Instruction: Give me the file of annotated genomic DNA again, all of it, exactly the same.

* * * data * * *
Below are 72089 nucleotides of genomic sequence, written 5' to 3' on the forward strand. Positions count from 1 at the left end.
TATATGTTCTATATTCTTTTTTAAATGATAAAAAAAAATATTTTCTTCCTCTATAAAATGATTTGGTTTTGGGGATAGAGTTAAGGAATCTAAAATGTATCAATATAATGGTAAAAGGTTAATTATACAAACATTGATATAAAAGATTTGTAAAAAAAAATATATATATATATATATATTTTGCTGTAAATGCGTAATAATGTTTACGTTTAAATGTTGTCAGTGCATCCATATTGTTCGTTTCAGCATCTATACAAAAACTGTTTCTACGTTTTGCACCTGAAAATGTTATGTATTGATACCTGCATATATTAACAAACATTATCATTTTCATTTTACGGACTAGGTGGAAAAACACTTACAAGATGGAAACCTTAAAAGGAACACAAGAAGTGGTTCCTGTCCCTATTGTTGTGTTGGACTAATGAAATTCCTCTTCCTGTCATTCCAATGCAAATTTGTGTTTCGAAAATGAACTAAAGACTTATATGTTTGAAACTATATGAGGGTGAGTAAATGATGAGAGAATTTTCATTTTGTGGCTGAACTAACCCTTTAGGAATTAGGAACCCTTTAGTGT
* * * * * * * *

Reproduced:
Below are 72089 nucleotides of genomic sequence, written 5' to 3' on the forward strand. Positions count from 1 at the left end.
TATATGTTCTATATTCTTTTTTAAATGATAAAAAAAAATATTTTCTTCCTCTATAAAATGATTTGGTTTTGGGGATAGAGTTAAGGAATCTAAAATGTATCAATATAATGGTAAAAGGTTAATTATACAAACATTGATATAAAAGATTTGTAAAAAAAAATATATATATATATATATATTTTGCTGTAAATGCGTAATAATGTTTACGTTTAAATGTTGTCAGTGCATCCATATTGTTCGTTTCAGCATCTATACAAAAACTGTTTCTACGTTTTGCACCTGAAAATGTTATGTATTGATACCTGCATATATTAACAAACATTATCATTTTCATTTTACGGACTAGGTGGAAAAACACTTACAAGATGGAAACCTTAAAAGGAACACAAGAAGTGGTTCCTGTCCCTATTGTTGTGTTGGACTAATGAAATTCCTCTTCCTGTCATTCCAATGCAAATTTGTGTTTCGAAAATGAACTAAAGACTTATATGTTTGAAACTATATGAGGGTGAGTAAATGATGAGAGAATTTTCATTTTGTGGCTGAACTAACCCTTTAGGAATTAGGAACCCTTTAGTGT